croakers (croaker): species profile, where, when and how to
fish and catch.
The immense, steel-sided tanker slithered through the dense fog as it made its approach to the mouth of Southwest Pass of the Mississippi River. Nearby anglers, preoccupied with the very busy ends of their fishing lines, hardly noticing its stealthy entry. It became a brief, bothersome concern, nonetheless, when towering, chocolate-colored wakes lazily rocked their boat in a slow, diminishing succession. Of even less concern was the damp, foggy air that hovered around their faces and saturated their clothing.
Perhaps to the uninformed observer, it would have seemed that only hard-core anglers seeking redfish or speckled trout would brave such menacing conditions. Furthermore, with the river stages reaching peak level, what in the world could possibly be caught at this time of year?
Would you believe, Atlantic croaker?
Admittedly, while the croaker supports a substantial sport fishery, it is a less popular species than several others of its family, such as the redfish and speckled trout. But, to those who have tasted its sweet-flavored flesh, it's a fish worth catching; and with current regulations on primary species, anglers are now giving consideration to an array of other sport fish.
Various areas along the northern Gulf of Mexico have an abundance of Atlantic croaker, which is most prevalent from just east of the Sabine River to Mobile, Ala. This is a species that is also caught along coastal waters from Cape Cod, Mass., to the Bay of Kampuchea, Mexico. Though its name, "Atlantic" croaker, gives the connotation of its range being along the entire U.S. Atlantic Coast, research has found that it is only occasionally caught north of New Jersey. Yet, comparatively speaking, they are most abundant off the Louisiana and Mississippi coast.
Scientifically known as Micropogonias undulatus, the croaker is also known by the names: corcus, hardhead, King Billy, and la corbina, depending on where it's caught. Obviously, the name croaker is derived from the predominate croaking sound that it produces by vibrating its inflated swim bladder, much like that of a person rubbing an air-filled rubber balloon.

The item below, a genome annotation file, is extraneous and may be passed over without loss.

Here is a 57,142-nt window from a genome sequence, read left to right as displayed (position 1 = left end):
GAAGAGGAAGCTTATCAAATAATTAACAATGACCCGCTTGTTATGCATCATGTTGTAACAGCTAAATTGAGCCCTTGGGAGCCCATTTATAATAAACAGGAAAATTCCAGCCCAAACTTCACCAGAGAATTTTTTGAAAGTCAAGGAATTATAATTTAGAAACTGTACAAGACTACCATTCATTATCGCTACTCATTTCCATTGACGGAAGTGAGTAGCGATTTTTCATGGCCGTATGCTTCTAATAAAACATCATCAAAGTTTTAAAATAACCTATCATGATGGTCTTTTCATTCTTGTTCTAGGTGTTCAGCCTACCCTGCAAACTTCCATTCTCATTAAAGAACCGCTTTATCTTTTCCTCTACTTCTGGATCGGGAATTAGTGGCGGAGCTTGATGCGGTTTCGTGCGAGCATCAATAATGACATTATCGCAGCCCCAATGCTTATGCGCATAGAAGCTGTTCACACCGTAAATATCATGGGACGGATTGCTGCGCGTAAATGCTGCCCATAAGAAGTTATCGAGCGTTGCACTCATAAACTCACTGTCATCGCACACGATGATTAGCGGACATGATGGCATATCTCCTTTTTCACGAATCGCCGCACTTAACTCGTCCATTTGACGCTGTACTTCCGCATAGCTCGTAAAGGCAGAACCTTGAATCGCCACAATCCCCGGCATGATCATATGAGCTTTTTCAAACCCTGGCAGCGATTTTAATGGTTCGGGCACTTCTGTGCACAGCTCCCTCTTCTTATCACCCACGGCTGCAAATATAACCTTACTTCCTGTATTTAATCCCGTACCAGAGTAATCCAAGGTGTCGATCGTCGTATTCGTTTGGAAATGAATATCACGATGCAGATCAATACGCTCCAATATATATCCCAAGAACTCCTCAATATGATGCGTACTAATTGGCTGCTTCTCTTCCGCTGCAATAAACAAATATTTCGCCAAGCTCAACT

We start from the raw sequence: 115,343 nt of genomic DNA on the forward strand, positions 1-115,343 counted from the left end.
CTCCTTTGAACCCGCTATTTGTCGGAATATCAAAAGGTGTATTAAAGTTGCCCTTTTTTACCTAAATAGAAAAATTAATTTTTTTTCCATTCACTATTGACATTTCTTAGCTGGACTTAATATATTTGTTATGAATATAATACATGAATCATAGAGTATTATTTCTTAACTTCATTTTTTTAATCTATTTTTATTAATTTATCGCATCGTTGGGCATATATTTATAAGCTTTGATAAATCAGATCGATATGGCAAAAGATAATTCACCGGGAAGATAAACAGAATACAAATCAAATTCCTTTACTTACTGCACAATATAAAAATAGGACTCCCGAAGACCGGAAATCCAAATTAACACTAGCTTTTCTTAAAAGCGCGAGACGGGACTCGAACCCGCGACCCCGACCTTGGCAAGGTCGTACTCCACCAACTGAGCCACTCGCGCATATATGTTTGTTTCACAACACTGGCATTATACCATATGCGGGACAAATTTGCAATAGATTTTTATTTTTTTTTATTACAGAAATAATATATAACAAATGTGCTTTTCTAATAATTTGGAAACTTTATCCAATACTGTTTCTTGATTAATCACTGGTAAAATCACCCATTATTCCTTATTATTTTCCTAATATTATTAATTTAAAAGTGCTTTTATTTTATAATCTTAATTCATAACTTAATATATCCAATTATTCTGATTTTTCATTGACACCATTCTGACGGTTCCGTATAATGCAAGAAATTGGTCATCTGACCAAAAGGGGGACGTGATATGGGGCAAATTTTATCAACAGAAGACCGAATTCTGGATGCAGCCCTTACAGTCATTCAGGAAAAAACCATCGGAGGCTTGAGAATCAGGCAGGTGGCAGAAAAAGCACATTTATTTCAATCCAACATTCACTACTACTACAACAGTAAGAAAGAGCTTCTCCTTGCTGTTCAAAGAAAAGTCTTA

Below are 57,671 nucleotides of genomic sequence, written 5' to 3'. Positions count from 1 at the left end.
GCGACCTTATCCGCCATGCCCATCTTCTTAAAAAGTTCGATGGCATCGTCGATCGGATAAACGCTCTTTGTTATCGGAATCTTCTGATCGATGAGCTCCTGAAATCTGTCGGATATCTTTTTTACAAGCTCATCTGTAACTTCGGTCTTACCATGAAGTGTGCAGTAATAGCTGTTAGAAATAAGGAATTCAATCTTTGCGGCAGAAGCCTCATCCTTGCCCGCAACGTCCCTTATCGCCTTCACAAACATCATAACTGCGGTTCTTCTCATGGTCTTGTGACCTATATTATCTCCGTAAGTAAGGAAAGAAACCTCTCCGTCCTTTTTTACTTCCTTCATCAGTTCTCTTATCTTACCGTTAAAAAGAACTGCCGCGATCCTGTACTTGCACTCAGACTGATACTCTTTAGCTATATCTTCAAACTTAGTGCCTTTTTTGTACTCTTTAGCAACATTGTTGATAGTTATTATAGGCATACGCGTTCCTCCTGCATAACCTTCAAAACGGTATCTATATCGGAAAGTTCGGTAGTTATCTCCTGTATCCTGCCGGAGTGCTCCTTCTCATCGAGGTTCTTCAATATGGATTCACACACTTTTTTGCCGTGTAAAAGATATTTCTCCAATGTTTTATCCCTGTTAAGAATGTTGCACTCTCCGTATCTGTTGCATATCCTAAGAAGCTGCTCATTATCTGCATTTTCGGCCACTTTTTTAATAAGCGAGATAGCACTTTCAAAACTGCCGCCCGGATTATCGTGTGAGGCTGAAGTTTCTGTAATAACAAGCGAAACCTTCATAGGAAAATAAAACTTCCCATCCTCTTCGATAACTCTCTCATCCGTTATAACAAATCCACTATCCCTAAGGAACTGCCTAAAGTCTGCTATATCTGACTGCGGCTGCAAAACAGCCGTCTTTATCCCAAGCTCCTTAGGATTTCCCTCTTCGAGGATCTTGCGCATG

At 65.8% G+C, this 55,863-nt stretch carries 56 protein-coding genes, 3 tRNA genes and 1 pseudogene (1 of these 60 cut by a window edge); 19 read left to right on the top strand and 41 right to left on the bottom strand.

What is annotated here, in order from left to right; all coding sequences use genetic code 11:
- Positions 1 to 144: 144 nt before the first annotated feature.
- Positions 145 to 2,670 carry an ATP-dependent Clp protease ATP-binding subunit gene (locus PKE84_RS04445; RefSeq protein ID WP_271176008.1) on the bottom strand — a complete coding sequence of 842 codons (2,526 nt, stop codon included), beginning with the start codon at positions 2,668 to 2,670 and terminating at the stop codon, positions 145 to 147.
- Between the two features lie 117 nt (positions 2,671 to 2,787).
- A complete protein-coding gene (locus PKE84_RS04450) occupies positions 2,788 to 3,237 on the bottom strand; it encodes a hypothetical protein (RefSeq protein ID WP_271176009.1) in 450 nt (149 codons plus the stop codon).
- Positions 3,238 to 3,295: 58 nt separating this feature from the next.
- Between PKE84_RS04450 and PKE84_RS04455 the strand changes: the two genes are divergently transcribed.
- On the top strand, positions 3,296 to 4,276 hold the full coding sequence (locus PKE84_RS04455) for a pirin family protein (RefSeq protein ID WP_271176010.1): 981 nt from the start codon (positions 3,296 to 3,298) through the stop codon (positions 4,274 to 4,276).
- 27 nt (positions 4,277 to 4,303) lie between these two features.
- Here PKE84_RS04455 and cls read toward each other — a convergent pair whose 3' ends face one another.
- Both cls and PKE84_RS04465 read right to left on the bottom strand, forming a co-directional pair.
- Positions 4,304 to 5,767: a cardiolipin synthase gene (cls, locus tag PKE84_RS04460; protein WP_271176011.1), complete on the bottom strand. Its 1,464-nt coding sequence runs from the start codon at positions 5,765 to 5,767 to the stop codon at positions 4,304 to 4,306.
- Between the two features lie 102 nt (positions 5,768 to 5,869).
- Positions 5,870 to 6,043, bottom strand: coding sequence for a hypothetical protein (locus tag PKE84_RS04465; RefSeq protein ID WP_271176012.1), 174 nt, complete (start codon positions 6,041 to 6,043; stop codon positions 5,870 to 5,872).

The croaker has no doubt been confused with other species, despite having obvious traits that make it easily identifiable. For instance, those who have caught them are quite aware of the sharp, prickly gills that flare out upon handling. This is why many anglers use a rag or fish grabber when handling the species, particularly when dislodging a hook from its mouth.
Other identification marks include six to ten tiny, inconspicuous, barbell-like whisker on the underside of its chin. These are used as a sensory mechanism for locating food, as it is an exclusive bottom feeder like many other ground fish. Its back is greenish or a grayish- silvery color to brassy yellowish and highly iridescent. Its underside is silvery white. The back and sides are marked with several brassy or brownish short, irregular, oblique bars formed by spots on scales. These bars are at times less distinct in the larger adults. Its size is about 12 inches on the average, though they infrequently reach a size of some two feet and may weigh six or more pounds. In the latter size, they're easily mistaken for redfish without spots on the tail.
Croakers seem to have a broad range of water depths in which they are found, as spawning is reported to occur within a depth range of 26 to 266 feet of water. Biologists who study the croaker have found that spawning occurs in the open Gulf near the mouths of various passes that lead into shallow bays and lagoons. Along the South Carolina coast, females ripe with eggs have been found as far as 30 miles offshore.
Due to its prolonged spawning season, the Atlantic croaker is one species that is easily caught. Within its entire range, larval and post larval stages are collectible in passes and bays from as early as August to as late as June in Louisiana. However, the normal range for the Gulf of Mexico is from October to March with a peak in November, according to three notable consultants on the species. Some experts have maintained that in Louisiana, peak gulf ward migration occurs from September to November, though October to November is the most commonly cited peak migration period.
Croakers have high mortality rates and few live beyond five years, but there has been some discrepancy whether the species dies after spawning. Such information is often alluded to in certain books dealing with fishes of the Gulf of Mexico.